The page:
When troubleshooting problems with the internal Windows firewall it might be beneficial to know exactly what traffic is being blocked. One can of course just turn the firewall off to test if things start working, and then search for documentation for the failing application or service. Sadly, such an approach causes security issues during testing, and documentation is often not complete as to which ports an application actually depends on. The firewall log makes it somewhat easier to troubleshoot without having to disable the firewall completely.
Start with bringing up the firewall properties from the Windows Firewall from the Advanced Security mmc snap-in:
You can configure logging for each of the profiles (domain, public and private). By default they all log to the same file, %windir%\SYSTEM32\Logfiles\firewall\pfirewall.log. It might be smart to use different log files if you have connections on more than one profile, e.g. if you have one lan and one wan adapter. Logging dropped packages only is recommended, as logging successful connections will fill up the log quickly on a busy server.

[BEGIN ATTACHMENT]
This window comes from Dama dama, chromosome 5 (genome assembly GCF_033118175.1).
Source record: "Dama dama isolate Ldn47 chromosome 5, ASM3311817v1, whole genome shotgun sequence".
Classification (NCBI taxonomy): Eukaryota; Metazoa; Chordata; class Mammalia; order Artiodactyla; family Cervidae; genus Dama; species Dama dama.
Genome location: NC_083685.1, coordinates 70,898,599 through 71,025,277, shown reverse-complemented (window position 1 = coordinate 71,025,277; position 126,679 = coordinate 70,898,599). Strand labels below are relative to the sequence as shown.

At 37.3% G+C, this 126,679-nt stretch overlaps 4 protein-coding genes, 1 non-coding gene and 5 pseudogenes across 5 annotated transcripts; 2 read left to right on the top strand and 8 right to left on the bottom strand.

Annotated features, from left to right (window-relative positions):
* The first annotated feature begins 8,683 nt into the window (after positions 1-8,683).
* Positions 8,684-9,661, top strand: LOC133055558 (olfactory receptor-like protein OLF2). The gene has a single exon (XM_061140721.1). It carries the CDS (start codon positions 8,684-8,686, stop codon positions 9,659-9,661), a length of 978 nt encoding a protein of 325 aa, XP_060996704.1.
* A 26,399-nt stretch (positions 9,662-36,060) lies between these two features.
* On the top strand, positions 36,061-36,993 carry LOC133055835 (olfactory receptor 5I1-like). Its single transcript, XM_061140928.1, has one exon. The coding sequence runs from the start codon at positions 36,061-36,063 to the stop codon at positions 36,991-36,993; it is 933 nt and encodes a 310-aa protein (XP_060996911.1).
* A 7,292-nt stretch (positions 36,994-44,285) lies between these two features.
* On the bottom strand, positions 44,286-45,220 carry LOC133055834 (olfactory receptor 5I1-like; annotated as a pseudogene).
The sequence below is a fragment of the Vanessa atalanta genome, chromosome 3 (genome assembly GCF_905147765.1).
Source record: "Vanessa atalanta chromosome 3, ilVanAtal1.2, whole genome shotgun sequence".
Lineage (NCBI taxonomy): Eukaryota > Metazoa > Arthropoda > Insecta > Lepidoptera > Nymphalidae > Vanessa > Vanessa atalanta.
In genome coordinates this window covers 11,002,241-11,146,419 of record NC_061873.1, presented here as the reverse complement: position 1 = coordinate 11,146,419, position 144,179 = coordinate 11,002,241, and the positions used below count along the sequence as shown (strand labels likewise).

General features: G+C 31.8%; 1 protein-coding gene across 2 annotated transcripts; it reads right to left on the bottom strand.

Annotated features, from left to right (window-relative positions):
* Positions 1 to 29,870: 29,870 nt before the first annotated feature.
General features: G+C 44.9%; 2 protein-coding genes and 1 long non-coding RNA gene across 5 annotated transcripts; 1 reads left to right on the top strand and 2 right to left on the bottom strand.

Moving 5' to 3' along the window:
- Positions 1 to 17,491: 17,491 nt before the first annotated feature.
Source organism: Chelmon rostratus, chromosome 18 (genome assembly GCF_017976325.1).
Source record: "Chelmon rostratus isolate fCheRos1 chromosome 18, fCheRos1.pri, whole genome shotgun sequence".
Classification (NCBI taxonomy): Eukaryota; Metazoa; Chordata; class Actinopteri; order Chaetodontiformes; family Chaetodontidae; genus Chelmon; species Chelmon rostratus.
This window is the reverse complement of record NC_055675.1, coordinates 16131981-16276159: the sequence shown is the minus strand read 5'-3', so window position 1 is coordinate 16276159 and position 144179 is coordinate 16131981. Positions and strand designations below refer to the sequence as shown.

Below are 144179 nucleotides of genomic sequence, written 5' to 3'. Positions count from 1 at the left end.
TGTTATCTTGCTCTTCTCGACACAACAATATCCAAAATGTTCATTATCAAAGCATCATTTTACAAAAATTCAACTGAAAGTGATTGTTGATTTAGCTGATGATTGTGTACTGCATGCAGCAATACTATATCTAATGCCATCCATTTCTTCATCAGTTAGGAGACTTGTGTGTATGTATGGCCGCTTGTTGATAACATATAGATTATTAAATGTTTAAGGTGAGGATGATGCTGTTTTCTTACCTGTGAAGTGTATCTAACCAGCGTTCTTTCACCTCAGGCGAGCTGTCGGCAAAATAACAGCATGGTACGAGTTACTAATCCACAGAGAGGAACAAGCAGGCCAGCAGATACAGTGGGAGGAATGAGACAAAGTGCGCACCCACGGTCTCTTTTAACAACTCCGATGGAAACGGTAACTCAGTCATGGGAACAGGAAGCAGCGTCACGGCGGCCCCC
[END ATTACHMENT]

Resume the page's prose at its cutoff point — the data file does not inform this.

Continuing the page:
I would recommend turning logging of when troubleshooting is finished and leaving the log size limit at 4 096 KiB. If you specify a different folder than the default folder you must make sure that the firewall service have the necessary file system permissions. Unlike the w3svc log the firewall log is limited to two files, the main .log and a .old file. This ensures that the disk is not filled with firewall log files, and translates to a maximum disk space allocation of 2 times the size limit.
The log files are space delimited, and can be imported into a spreadsheet for analysis, but it is easier to use a specialized log analyzer such as Sawmill (large professional tool) or ZedLan Firewall Log Analyser (freeware).